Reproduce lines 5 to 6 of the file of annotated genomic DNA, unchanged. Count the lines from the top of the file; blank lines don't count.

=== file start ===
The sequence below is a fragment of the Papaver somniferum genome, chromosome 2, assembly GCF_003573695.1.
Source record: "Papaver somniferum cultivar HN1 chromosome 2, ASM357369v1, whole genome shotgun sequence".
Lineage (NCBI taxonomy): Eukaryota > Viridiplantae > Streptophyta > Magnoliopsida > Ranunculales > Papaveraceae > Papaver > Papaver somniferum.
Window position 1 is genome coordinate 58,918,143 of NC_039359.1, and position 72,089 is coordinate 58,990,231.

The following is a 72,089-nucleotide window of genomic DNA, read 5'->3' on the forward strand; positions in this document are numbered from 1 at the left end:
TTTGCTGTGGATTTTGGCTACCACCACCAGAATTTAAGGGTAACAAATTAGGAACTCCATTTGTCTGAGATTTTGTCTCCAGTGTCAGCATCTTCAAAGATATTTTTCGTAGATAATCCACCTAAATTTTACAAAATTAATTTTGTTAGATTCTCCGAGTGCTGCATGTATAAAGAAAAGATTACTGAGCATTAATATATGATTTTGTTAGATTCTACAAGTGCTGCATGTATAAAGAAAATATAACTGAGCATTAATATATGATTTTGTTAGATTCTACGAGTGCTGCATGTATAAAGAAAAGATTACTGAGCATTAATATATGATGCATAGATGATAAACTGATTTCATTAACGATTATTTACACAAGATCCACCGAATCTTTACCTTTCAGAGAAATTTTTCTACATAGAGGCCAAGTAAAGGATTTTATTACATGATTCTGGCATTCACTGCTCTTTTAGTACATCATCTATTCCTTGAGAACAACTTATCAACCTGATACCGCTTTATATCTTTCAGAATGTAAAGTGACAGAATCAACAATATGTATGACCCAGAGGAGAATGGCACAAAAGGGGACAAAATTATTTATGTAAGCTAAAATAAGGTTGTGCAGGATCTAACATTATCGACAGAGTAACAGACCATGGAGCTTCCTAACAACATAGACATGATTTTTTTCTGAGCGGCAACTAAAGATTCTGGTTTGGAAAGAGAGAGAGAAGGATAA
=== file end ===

The following is a 72,089-nucleotide window of genomic DNA, read 5'->3' on the forward strand; positions in this document are numbered from 1 at the left end:
TTTGCTGTGGATTTTGGCTACCACCACCAGAATTTAAGGGTAACAAATTAGGAACTCCATTTGTCTGAGATTTTGTCTCCAGTGTCAGCATCTTCAAAGATATTTTTCGTAGATAATCCACCTAAATTTTACAAAATTAATTTTGTTAGATTCTCCGAGTGCTGCATGTATAAAGAAAAGATTACTGAGCATTAATATATGATTTTGTTAGATTCTACAAGTGCTGCATGTATAAAGAAAATATAACTGAGCATTAATATATGATTTTGTTAGATTCTACGAGTGCTGCATGTATAAAGAAAAGATTACTGAGCATTAATATATGATGCATAGATGATAAACTGATTTCATTAACGATTATTTACACAAGATCCACCGAATCTTTACCTTTCAGAGAAATTTTTCTACATAGAGGCCAAGTAAAGGATTTTATTACATGATTCTGGCATTCACTGCTCTTTTAGTACATCATCTATTCCTTGAGAACAACTTATCAACCTGATACCGCTTTATATCTTTCAGAATGTAAAGTGACAGAATCAACAATATGTATGACCCAGAGGAGAATGGCACAAAAGGGGACAAAATTATTTATGTAAGCTAAAATAAGGTTGTGCAGGATCTAACATTATCGACAGAGTAACAGACCATGGAGCTTCCTAACAACATAGACATGATTTTTTTCTGAGCGGCAACTAAAGATTCTGGTTTGGAAAGAGAGAGAGAAGGATAA